Angus Macintyre dismisses with little comment the worries about the use of ‘large-structure’ tools in Wiles proof. He begins his appendix,

At present, all roads to a proof of Fermat’s Last Theorem pass through some version of a Modularity Theorem (generically MT) about elliptic curves defined over Q . . . A casual look at the literature may suggest that in the formulation of MT (or in some of the arguments proving whatever version of MT is required) there is essential appeal to higher-order quantification, over one of the following.

He then lists such objects as C, modular forms, Galois representations …and summarises that a superficial formulation of MT would be 𝛱1m for some small 𝑚. But he continues,

I hope nevertheless that the present account will convince all except professional sceptics that MT is really 𝛱01.

There then follows a 13 page highly technical sketch of an argument for the proposition that MT can be expressed by a sentence in 𝛱01 along with a less-detailed strategy for proving MT in PA.

Macintyre’s complexity analysis is in traditional proof theoretic terms. But his remark that ‘genus’ is more a useful geometric classification of curves than the syntactic notion of degree suggests that other criteria may be relevant. McLarty’s approach is not really a meta-theorem, but a statement that there was only one essential use of replacement and it can be eliminated. In contrast, Macintyre argues that ‘apparent second order quantification’ can be replaced by first order quantification. But the argument requires deep understanding of the number theory for each replacement in a large number of situations. Again, there is no general theorem that this type of result is provable in PA.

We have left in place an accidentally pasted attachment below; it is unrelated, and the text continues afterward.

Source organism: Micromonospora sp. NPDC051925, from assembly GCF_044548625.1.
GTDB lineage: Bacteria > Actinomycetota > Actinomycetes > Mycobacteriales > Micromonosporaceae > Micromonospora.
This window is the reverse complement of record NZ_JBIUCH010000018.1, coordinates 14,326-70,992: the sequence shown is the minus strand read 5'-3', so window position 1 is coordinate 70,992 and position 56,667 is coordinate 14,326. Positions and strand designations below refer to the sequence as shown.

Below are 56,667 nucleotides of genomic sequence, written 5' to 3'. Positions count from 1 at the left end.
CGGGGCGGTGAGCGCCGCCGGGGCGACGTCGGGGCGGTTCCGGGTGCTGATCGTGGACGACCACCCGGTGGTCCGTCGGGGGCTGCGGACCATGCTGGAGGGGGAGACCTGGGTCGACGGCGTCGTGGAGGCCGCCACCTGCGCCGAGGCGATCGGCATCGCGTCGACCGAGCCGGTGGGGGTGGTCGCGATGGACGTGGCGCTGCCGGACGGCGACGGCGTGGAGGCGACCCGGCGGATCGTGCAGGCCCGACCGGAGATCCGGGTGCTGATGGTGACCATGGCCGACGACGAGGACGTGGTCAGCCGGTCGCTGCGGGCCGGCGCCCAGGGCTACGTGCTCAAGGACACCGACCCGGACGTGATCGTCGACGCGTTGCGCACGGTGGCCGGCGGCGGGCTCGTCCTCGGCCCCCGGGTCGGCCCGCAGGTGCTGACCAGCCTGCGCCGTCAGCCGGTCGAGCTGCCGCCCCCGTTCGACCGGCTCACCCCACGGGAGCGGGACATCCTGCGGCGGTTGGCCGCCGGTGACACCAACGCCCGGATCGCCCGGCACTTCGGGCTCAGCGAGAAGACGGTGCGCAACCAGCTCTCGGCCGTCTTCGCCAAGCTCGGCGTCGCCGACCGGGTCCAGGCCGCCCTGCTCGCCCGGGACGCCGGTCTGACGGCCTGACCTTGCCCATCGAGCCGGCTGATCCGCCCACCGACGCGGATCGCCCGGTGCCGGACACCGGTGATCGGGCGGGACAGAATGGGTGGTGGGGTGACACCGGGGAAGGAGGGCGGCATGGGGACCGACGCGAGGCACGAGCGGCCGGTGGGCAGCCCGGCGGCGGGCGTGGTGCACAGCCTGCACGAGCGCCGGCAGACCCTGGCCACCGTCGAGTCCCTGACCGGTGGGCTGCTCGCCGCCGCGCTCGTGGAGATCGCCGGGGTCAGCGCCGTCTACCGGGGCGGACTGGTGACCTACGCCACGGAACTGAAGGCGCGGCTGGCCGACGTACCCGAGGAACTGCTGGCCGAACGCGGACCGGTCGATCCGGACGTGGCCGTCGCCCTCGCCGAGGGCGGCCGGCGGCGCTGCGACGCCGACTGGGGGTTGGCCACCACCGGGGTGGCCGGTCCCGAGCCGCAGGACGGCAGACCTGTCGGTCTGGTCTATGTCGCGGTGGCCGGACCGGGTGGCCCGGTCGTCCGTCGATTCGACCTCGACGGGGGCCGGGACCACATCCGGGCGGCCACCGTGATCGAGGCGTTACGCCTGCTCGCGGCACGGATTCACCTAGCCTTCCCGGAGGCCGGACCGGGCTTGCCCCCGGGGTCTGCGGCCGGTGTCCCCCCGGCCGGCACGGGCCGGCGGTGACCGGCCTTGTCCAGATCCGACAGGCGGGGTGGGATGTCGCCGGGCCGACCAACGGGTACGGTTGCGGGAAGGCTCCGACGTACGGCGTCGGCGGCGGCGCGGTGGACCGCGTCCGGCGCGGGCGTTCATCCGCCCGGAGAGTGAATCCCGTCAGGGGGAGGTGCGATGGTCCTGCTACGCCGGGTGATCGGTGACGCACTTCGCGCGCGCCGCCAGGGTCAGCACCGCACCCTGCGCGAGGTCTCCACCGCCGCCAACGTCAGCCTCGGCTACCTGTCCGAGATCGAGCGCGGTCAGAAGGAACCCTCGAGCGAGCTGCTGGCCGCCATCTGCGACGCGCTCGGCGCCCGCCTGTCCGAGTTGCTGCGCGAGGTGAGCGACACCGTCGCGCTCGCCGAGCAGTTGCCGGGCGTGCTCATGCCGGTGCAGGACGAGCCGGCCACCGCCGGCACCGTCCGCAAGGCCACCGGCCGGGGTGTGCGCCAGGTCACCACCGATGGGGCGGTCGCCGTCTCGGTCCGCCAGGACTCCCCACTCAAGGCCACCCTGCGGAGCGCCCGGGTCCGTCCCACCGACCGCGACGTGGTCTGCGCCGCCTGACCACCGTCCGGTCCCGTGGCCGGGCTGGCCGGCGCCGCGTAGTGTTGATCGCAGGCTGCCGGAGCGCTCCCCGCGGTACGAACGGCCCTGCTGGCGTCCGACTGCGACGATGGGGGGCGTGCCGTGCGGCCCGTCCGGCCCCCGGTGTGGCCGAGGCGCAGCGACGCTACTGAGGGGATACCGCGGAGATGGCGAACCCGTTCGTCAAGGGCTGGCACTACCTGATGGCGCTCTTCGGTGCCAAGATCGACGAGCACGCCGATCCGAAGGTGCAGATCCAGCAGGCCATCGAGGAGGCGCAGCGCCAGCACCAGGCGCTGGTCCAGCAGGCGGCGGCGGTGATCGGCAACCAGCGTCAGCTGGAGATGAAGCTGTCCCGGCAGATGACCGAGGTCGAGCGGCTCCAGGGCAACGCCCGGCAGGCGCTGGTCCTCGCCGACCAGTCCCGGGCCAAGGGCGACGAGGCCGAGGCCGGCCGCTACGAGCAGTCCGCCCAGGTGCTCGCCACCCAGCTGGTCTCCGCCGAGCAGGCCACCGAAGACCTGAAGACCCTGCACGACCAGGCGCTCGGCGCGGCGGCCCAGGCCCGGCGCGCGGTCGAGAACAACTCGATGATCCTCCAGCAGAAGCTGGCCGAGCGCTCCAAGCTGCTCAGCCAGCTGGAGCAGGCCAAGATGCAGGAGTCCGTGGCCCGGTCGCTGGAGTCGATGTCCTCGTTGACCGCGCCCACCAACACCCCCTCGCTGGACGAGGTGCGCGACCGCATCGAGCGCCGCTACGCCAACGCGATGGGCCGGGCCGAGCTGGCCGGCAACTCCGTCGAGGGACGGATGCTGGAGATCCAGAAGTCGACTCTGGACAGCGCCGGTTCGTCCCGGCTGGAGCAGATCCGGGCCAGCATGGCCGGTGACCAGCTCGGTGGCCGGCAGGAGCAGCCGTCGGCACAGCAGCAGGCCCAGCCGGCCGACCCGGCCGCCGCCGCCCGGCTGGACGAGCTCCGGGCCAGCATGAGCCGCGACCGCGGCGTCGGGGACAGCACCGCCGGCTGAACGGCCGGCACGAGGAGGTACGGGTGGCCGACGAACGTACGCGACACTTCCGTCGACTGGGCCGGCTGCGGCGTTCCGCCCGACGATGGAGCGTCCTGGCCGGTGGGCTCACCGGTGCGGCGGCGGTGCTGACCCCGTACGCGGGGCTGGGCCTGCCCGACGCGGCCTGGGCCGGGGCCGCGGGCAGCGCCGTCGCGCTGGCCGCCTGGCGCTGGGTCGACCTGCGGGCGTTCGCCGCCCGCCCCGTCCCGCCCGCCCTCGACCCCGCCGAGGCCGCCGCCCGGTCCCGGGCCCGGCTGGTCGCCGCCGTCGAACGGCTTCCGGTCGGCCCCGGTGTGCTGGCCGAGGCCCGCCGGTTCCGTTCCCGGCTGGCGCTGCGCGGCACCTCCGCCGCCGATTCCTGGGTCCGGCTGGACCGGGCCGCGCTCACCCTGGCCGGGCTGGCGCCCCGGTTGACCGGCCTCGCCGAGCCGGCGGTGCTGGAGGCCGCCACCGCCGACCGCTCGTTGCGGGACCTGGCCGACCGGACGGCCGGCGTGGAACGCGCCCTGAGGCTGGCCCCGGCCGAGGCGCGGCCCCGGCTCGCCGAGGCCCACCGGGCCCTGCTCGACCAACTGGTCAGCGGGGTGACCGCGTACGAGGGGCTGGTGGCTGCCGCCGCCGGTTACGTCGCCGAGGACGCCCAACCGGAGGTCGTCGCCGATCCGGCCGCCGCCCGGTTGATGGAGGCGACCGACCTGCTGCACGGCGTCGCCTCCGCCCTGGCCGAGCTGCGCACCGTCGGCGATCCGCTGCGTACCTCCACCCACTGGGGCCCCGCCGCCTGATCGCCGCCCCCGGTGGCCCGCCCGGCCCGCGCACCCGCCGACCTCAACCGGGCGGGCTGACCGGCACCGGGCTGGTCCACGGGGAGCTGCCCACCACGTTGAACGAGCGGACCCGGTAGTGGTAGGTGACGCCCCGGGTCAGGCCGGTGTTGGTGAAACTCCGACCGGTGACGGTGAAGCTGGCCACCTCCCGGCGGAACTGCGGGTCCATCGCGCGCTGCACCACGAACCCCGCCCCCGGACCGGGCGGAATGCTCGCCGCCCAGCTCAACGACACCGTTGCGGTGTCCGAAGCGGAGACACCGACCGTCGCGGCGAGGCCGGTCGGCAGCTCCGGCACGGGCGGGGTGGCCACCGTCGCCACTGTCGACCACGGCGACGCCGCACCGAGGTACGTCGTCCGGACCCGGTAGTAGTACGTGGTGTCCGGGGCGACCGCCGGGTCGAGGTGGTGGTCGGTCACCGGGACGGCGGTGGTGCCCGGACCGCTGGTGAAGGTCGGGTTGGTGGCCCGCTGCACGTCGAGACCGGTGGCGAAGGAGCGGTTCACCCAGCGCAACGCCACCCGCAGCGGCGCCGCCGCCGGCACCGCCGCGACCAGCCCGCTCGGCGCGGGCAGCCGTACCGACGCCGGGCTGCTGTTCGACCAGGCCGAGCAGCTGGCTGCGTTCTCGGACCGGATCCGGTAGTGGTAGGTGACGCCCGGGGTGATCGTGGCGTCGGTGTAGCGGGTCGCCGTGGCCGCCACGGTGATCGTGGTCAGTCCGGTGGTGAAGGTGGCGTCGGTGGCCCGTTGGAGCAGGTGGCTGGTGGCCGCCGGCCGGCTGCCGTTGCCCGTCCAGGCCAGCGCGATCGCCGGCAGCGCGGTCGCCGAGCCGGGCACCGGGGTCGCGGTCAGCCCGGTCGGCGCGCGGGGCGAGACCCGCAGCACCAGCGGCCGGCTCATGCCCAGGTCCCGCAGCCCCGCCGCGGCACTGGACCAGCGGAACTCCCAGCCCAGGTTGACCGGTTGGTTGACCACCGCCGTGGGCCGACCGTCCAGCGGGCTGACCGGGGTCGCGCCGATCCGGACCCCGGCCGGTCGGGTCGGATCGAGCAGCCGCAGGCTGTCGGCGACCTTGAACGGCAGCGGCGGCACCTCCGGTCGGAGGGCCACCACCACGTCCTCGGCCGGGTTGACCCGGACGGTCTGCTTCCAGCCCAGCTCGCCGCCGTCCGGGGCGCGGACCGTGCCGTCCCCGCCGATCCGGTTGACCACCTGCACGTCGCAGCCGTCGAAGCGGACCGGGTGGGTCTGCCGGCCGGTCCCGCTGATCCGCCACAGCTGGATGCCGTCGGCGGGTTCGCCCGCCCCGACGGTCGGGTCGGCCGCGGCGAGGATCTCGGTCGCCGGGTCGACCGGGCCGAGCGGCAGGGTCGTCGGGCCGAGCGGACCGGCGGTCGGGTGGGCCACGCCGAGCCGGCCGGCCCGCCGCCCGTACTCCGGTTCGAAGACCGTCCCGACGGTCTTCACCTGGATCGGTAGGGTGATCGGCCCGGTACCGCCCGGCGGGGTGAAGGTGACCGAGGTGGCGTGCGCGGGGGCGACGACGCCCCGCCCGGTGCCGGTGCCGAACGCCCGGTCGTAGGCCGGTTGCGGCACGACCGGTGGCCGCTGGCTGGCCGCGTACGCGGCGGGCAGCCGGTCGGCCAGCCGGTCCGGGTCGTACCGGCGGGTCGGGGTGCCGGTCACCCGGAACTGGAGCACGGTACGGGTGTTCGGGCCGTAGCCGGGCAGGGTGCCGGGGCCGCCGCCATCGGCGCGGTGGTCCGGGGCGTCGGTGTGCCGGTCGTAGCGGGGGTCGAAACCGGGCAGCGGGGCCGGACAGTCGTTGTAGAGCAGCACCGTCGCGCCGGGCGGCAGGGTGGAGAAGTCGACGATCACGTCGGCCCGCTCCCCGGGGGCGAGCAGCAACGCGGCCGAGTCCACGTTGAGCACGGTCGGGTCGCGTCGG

Welfare Economics, or Social Psychic Wellbeing. Note Quote.


The economic system is a social system in which commodities are exchanged. Sets of these commodities can be represented by vectors x within a metric space X contained within the non-negative orthant of an Euclidean space RNx+ of dimensionality N equal to the number of such commodities.

An allocation {xi}i∈N ⊂ X ⊂ RNx+ of commodities in society is a set of vectors xi representing the commodities allocated within the economic system to each individual i ∈ N.

In questions of welfare economics at least in all practical policy matters, the state of society is equated with this allocation, that is, s = {xi}i∈N, and the set of all possible information concerning the economic state of society is S = X. It is typically taken to be the case that the individual’s preference-information is simply their allocation xi, si = xi. The concept of Pareto efficiency is thus narrowed to “neoclassical Pareto efficiency” for the school of economic thought in which originates, and to distinguish it from the weaker criterion.

An allocation {xi}i∈N is said to be neoclassical Pareto efficient iff ∄{xi}i∈N ⊂ X & i ∈ N : x′i ≻ xi & x′j ≽ xj ∀ j ≠ i ∈ N.

A movement between two allocations, {xi}i∈N → {x′i}i∈N is called a neoclassical Pareto improvement iff ∃i∈N : x′i ≻ xi & x′j ≽ xj ∀ j ≠ i ∈ N.

For technical reasons it is almost always in practice assumed for simplicity that individual preference relations are monotonically increasing across the space of commodities.